Things just as we had left them. We managed a few bike rides then on 13th March we knew things were getting serious Spain went into total lockdown and over there lockdown means lockdown. Only one person out at a time and only for specific reasons supermarket chemist or bank. Luckily we have a balcony and a large sun terrace. We didn’t get out again as a couple until the 2nd of May (the day before we drove home) and that was only for an hour’s exercise, with the police patrolling the streets. During this time it had become apparent that cancer patients were beginning to struggle.

Instead of cafe con leche overlooking the beach its coffee on the ledge looking towards the beach from the sun terrace .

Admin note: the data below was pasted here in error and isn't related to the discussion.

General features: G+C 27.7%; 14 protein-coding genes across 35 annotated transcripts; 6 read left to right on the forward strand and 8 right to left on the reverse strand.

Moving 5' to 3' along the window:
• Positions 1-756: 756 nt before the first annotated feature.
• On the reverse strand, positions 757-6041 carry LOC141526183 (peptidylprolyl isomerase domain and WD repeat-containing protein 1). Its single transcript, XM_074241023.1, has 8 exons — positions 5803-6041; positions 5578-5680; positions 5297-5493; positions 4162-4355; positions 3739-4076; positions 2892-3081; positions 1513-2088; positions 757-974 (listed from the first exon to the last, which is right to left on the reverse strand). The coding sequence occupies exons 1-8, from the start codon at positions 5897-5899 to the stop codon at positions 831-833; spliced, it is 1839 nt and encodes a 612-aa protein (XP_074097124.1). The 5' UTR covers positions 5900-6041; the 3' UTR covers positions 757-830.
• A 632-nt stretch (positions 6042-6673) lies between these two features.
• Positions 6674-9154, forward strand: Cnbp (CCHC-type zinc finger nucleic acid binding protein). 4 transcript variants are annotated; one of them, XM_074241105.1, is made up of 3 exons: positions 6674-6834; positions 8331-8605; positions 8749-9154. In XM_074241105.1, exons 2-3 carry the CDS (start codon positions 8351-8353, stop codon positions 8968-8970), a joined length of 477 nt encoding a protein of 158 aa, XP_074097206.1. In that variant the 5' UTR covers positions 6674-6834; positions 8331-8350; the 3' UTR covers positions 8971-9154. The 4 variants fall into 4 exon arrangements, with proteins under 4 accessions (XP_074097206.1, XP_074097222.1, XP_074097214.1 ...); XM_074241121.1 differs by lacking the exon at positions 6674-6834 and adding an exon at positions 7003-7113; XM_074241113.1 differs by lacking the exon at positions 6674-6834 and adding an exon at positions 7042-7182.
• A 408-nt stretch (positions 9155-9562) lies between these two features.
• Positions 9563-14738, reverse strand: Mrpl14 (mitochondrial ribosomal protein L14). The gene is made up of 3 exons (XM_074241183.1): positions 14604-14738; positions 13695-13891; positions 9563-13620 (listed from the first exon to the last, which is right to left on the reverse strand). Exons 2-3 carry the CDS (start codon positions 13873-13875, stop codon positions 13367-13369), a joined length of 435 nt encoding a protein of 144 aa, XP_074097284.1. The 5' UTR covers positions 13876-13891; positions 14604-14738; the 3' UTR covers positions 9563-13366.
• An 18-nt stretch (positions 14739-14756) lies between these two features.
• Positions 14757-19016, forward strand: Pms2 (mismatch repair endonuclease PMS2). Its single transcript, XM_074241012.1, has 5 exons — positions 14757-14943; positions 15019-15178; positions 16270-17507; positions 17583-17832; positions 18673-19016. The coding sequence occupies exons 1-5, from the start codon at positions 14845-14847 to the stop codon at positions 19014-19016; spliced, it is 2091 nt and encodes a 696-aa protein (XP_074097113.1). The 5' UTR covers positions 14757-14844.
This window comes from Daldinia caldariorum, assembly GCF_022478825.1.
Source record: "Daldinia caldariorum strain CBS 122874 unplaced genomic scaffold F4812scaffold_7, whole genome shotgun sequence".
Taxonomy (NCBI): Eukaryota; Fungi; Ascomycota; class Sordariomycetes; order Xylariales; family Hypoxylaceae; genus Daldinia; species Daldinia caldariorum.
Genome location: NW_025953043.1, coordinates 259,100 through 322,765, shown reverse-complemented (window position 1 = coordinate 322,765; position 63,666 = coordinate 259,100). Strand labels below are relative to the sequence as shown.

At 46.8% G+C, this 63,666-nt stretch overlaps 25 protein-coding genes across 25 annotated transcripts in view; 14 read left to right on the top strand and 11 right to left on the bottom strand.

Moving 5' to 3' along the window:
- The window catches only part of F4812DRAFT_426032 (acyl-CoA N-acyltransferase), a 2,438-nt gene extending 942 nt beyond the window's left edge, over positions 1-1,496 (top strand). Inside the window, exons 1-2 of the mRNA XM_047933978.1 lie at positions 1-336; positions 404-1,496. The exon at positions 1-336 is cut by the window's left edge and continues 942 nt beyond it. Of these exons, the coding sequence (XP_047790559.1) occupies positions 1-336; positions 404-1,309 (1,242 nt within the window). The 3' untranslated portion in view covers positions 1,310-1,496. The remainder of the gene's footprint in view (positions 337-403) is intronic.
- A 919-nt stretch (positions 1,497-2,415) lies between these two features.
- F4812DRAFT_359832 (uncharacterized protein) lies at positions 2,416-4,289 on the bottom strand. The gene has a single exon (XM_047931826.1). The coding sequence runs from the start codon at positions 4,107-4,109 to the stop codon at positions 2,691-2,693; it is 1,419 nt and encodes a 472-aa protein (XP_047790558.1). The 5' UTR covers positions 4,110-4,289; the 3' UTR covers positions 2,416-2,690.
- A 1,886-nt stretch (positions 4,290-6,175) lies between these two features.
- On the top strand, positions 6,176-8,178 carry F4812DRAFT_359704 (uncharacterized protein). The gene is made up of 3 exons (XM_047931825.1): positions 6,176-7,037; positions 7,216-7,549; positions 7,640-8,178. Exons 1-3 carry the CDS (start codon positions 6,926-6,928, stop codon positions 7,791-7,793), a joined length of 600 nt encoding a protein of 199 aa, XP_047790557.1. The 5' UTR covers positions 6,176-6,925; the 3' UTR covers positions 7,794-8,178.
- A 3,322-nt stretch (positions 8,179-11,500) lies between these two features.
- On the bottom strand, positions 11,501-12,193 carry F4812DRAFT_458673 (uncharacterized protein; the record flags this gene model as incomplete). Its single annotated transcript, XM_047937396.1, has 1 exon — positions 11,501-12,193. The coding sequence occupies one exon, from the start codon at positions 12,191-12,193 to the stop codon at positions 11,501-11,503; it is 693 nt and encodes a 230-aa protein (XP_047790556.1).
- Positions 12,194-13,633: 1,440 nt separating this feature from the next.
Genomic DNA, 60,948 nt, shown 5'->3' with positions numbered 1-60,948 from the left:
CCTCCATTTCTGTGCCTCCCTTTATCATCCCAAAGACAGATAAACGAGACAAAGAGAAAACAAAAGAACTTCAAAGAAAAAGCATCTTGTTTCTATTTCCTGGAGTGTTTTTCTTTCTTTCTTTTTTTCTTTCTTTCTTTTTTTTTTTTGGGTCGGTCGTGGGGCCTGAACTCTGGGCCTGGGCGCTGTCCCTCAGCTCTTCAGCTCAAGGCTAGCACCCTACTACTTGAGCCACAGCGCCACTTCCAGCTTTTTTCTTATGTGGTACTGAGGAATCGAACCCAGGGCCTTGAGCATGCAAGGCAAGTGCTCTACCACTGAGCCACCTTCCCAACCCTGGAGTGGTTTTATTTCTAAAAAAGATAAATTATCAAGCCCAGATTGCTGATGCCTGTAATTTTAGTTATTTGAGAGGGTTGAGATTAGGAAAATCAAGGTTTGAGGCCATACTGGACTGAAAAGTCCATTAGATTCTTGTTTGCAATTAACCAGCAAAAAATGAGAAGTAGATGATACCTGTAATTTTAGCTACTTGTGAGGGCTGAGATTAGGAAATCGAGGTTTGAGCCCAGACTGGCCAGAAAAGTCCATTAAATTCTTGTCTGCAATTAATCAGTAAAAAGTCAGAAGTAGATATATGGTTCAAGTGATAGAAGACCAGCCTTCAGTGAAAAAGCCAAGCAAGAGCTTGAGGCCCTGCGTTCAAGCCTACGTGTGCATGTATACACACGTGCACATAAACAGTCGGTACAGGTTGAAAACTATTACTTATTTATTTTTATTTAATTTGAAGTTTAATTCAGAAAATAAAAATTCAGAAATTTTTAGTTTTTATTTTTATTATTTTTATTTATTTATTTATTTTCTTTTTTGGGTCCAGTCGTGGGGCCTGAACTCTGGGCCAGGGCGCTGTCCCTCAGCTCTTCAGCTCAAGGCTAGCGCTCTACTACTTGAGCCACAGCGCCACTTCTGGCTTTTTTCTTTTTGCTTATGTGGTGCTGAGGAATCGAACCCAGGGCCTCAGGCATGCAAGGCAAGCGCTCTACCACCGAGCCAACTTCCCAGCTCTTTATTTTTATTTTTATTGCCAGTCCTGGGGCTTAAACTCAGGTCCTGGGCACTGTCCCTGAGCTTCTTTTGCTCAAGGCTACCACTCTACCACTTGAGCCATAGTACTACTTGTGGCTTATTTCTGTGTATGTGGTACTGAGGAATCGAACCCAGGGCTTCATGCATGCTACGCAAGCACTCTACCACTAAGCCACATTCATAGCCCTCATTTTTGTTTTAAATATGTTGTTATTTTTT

Through my blog, the cancer U.K. site and the Macmillan forum I have made many friends who today nearly 2 years on we are still in touch with, plus I made local friends via treatment in the radiotherapy waiting room which became a second home for 7 weeks.

I began to get a feeling when reading posts from new people that covid -19 was impacting on how fellow cancer patients were being treat. Not mentioning specific names but a few of us started our own self support group for a few newbies to help them in their experiences. Of course I am still maintaining activity on Cancer Uk and Macmillan sites. People really have suffered during this time, so my heart goes out to anyone reading this who have or are or just starting treatment I do hope my blog and links to others can help you.